clearly dead, her body was still pliant. As you can see it has
now begun to stiffen. When Lord Fingolfin asked me to assist you,
I consulted my booksin an elf, this stiffening usually happens
about six hours after death, though in humans," he glanced
at Eowyn, "I believe it may happen sooner. I would estimate
that she had been dead no more than a few minutes when she was
Eowyn and Legolas exchanged glances. "That is very helpful,
Master Dínendal," said Eowyn.
The healer coloured slightly, and bowed.
"What do her wounds tell us about the killer, Master Dínendal?"
asked Legolas. "Would he, for instance, have had to have
been very strong to have killed her thus?"
Dínendal considered the question. "No, I do not think
so, my lord. Not if he took her by surprise. Once he had the ligature
tightly round her neck, she would have been panicking, and struggling
to breathe. All her efforts would have been concentrated on trying
to pull the cord looseyou can see the scratches where she
has clawed at it. And she would soon have lost consciousness.
I do not think he needed to have been particularly strong."
"So it could have been another elleth?" asked Legolas.
Dínendal looked surprised. "Well, I suppose so, my
lord, provided she was tall enough to get the cord around the
neck. It all depends on doing that quickly and cleanly, because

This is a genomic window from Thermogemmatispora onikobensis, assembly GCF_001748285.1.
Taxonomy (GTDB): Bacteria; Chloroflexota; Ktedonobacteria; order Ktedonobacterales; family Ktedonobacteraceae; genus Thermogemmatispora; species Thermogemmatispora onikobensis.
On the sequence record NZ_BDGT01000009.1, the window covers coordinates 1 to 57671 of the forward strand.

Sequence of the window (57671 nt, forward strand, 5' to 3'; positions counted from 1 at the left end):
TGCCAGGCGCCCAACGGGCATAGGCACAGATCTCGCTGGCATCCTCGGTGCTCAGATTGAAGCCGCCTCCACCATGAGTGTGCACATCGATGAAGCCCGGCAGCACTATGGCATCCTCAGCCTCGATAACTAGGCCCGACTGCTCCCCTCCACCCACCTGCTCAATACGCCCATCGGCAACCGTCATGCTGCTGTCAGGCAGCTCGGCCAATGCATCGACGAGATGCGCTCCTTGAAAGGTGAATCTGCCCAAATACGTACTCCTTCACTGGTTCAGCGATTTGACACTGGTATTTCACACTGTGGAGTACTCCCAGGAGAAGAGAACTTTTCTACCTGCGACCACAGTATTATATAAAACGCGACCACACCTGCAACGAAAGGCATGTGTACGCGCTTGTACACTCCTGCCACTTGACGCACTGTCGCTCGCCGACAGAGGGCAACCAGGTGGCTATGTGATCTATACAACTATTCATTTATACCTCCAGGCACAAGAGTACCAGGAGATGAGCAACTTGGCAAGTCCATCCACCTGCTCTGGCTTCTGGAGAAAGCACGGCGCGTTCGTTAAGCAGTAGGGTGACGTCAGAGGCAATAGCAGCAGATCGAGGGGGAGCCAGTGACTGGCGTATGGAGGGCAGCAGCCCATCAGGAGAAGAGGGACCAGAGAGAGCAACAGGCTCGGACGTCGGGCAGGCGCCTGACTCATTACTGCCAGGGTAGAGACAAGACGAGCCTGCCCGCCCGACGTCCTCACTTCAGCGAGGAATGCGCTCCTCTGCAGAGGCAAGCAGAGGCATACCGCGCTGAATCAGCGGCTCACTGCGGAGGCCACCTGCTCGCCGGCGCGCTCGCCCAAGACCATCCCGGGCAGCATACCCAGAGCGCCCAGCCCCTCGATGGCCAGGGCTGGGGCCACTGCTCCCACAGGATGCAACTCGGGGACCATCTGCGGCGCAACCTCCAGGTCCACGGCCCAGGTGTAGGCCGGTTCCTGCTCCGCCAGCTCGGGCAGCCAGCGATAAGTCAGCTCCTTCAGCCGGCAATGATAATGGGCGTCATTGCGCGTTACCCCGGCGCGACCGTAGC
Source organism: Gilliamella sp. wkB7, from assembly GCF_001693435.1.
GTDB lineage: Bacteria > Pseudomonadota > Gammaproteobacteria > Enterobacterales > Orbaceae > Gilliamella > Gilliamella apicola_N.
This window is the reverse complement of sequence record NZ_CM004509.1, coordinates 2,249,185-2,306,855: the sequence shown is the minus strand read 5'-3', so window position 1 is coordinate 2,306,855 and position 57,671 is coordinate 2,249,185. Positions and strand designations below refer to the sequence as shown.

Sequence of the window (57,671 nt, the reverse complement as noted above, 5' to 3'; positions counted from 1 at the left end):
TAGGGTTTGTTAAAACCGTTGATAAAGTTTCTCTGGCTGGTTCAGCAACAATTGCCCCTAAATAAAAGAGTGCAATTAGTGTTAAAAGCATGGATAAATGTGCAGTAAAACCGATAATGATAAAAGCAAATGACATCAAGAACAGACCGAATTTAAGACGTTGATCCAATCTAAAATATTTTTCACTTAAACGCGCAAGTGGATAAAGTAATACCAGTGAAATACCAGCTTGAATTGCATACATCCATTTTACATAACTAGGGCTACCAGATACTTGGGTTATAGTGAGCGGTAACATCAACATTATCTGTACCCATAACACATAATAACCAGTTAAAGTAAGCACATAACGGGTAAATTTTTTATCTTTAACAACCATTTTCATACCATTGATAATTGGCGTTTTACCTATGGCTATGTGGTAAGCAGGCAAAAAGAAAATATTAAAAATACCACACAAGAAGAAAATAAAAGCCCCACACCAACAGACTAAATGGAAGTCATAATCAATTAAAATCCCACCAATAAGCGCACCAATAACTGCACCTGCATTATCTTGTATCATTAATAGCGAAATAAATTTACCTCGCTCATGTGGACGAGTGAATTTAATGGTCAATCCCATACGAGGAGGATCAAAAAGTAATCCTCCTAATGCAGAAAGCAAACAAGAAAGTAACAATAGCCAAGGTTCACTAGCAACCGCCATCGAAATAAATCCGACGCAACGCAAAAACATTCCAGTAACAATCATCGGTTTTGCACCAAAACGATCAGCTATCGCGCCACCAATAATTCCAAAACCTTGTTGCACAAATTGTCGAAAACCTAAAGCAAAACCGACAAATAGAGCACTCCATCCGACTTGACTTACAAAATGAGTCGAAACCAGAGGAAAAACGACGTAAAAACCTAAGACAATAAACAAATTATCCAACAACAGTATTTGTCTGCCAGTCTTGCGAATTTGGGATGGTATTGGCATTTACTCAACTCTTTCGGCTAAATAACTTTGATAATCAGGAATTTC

if the victim can get her hand inside the cord, the killer will
find it impossible to pull it tight. Of course, if the victim
were sitting down..."
"Might she have injured the killer?" asked Eowyn.
Dínendal lifted the elleth's hands and examined them carefully.
"The knuckles are not damagednot bruised or grazedso
I do not think she hit him," he said. "There are traces
of skin under her fingernails, so she may have scratched him,
butequallythe skin may have come from her own throat."
Legolas nodded. "What about the cord," he asked. "What
Dínendal shook his head. "I have never seen anything
like it before, my lord."
"I believe it is a bootlace, my lord," offered Lord
Fingolfin. "When I used to travel between Imladris and Lorien,
I often encountered the men who dwell in the foothills of the
Misty Mountains and ride across The Wold. They wear long riding
boots laced from ankle to knee with thick leather laces, and the
ends of the laces are decorated with metal fobs, just like these."
"Yes, my lord," said Eowyn, "I think you are right."
She turned to Legolas. "Eomer has a pair of these boots;
the laces are decorated with horses' heads."
Legolas stared at her for a moment. What in Middle-earth does
that tell us? "Master Dínendal," he said,
"can I ask you for one last favour? Would you be willing
to examine the body for any traces of the killer's hair or clothing?
I am talking about tiny traces that the killer would not be aware
he had left behind."
The healer looked reluctant, but agreed.
"If you should find anything, please seal it in parchment,"
said Eowyn, "and bring it to Lord Legolas personally."
"Thank you, Master Dínendal," said Legolas,
"you have been most helpful. Melmenya?" He gestured
towards the door. "Will you join us Lord Fingolfin? I would
value hearing your thoughts so far."
As Legolas, Eowyn, and Fingolfin approached the banqueting hall,
they could already hear a commotion, and when they arrived, they
were greeted by a very agitated Steward of the Household.
"My lord," said the Steward, "the Captain of the
Palace Guard refuses to allow me or my staff to enter the hall.
And he says it is on your orders! My lord, I have the table to
clear, the floor to clean, the threshing floor to prepare for